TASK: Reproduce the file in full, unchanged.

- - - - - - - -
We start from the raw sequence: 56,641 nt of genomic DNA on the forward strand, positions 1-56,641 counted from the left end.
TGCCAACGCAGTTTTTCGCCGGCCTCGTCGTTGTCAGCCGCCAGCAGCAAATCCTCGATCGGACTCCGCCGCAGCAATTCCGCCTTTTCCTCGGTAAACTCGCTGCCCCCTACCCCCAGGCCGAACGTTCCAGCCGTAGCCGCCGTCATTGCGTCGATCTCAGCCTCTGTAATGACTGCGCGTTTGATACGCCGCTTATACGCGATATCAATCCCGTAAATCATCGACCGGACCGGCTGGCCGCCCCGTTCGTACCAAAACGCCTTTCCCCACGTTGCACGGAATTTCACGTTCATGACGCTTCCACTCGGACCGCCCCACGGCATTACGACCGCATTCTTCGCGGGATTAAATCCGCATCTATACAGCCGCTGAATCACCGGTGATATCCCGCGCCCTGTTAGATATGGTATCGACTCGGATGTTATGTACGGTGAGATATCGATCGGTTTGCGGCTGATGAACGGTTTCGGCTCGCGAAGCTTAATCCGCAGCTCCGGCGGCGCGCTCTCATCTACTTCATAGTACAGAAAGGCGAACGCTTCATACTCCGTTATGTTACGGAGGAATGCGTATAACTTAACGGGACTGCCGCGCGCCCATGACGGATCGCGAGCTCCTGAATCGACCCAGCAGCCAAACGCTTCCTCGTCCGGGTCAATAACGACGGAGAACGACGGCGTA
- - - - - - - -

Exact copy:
We start from the raw sequence: 56,641 nt of genomic DNA on the forward strand, positions 1-56,641 counted from the left end.
TGCCAACGCAGTTTTTCGCCGGCCTCGTCGTTGTCAGCCGCCAGCAGCAAATCCTCGATCGGACTCCGCCGCAGCAATTCCGCCTTTTCCTCGGTAAACTCGCTGCCCCCTACCCCCAGGCCGAACGTTCCAGCCGTAGCCGCCGTCATTGCGTCGATCTCAGCCTCTGTAATGACTGCGCGTTTGATACGCCGCTTATACGCGATATCAATCCCGTAAATCATCGACCGGACCGGCTGGCCGCCCCGTTCGTACCAAAACGCCTTTCCCCACGTTGCACGGAATTTCACGTTCATGACGCTTCCACTCGGACCGCCCCACGGCATTACGACCGCATTCTTCGCGGGATTAAATCCGCATCTATACAGCCGCTGAATCACCGGTGATATCCCGCGCCCTGTTAGATATGGTATCGACTCGGATGTTATGTACGGTGAGATATCGATCGGTTTGCGGCTGATGAACGGTTTCGGCTCGCGAAGCTTAATCCGCAGCTCCGGCGGCGCGCTCTCATCTACTTCATAGTACAGAAAGGCGAACGCTTCATACTCCGTTATGTTACGGAGGAATGCGTATAACTTAACGGGACTGCCGCGCGCCCATGACGGATCGCGAGCTCCTGAATCGACCCAGCAGCCAAACGCTTCCTCGTCCGGGTCAATAACGACGGAGAACGACGGCGTA